The PAR rejected the allegation that the Applicant had not discharged its duty to investigate the bona fides of the Tri-Happiness Mark before seeking registration on the basis that the Applicant was relying on its independent right to register the Trade Mark Application. Hence, no duty was imposed on the Applicant to conduct trade mark searches before applying to register the Trade Mark Application. The argument that the Applicant had knowledge of third party registrations and use of similar marks in other jurisdictions, and had thus applied for the registration of the Trade Mark Application with that knowledge in bad faith, was also rejected.
The PAR was satisfied on the evidence that the Applicant had been using the Tri-Happiness Mark in Indonesia since 2011, and that the Applicant had a reasonable commercial justification for applying to register the Trade Mark Application in Singapore. The PAR was not prepared to make a finding of bad faith based purely on the fact that the Trade Mark Application was filed just after the Old Tri-Happiness Mark was revoked for non-use.
While the Opponent had argued that the evidence given by the Applicant’s witness in cross-examination ought to be accorded little weight as the witness appeared to be evasive and inconsistent in his responses, the PAR cited the Court of Appeal’s decision in Sanz Solutions (Singapore) Pte Ltd & Ors v Strategic Worldwide Assets Ltd & Ors  SGCA 27 and stated that observations as to a witness’ demeanour and behaviour on the witness stand should seldom be the sole basis upon which his credibility and the veracity of his evidence is determined. It is ultimately more important to look at the independent objective evidence rather than just the demeanour of the witness.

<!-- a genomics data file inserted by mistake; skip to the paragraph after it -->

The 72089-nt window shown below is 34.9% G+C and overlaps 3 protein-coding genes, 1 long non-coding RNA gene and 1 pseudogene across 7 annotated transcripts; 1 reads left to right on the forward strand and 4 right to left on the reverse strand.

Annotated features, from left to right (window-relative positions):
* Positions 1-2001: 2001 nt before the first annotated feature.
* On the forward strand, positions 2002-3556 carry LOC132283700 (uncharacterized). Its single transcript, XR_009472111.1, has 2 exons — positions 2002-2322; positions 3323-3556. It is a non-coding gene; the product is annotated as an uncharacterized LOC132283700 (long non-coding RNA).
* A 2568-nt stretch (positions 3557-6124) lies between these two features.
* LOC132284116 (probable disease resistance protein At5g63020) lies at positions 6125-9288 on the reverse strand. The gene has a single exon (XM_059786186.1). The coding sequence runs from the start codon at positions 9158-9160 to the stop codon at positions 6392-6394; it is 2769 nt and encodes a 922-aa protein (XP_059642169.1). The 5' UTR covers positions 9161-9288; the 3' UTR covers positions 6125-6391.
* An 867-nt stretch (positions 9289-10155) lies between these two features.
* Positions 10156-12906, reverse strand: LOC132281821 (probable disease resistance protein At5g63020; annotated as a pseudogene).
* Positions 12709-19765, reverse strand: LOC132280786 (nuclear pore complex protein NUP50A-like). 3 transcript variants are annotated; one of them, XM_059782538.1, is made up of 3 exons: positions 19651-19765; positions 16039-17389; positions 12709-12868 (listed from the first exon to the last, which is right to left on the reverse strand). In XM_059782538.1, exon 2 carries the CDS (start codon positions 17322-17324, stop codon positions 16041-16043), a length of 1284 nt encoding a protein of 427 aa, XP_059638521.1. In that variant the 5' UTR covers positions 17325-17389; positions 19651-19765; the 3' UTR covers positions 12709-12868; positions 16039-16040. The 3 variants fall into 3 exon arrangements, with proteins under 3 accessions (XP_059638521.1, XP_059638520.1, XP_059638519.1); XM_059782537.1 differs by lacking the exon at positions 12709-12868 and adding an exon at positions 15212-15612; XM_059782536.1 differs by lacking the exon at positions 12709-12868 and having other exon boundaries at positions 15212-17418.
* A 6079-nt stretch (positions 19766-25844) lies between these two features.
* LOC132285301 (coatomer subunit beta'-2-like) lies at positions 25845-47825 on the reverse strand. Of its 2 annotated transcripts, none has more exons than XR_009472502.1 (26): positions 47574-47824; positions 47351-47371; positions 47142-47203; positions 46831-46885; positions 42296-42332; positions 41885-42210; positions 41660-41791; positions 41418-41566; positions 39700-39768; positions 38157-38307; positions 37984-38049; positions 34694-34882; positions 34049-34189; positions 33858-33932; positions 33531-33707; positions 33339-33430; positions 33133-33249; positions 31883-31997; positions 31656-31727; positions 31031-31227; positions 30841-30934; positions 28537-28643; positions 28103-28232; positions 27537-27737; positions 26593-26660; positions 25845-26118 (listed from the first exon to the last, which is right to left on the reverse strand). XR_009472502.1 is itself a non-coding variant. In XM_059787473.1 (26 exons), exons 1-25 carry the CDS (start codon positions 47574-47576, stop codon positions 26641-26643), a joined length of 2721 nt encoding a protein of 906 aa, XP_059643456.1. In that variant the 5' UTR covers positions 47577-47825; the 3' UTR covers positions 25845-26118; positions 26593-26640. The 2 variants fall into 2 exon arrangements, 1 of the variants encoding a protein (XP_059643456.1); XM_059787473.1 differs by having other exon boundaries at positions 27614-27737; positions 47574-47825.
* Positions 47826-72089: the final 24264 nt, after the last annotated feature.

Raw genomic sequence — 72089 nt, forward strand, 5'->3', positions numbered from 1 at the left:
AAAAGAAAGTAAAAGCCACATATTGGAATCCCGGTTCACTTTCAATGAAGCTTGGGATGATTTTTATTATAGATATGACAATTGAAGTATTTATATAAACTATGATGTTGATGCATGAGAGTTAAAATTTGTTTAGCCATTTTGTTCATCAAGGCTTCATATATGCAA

This decision underscores the long held position that an allegation that a trade mark has been applied for in bad faith is a serious one, and a party who alleges bad faith has a correspondingly high standard of proof to satisfy.
This opposition was premised almost entirely on an inference of bad faith by virtue of the Applicant having applied for or registered trade marks (unrelated to the Tri-Happiness Mark) in other countries that are similar to those used by other tobacco companies. This case is understood to be one of the first opposition cases before the Singapore Trade Mark Registry where the Opponent sought to rely on similar fact evidence to invite the Registry to draw an inference of bad faith.
The PAR’s decision suggests that bad faith is unlikely to be proven where the opponent’s evidence largely relies on similar fact evidence, with little other evidence of actual bad faith on the applicant’s part, and the Registry will not lightly draw inferences of bad faith.
Allen & Gledhill Partner Gloria Goh represented the successful Applicant.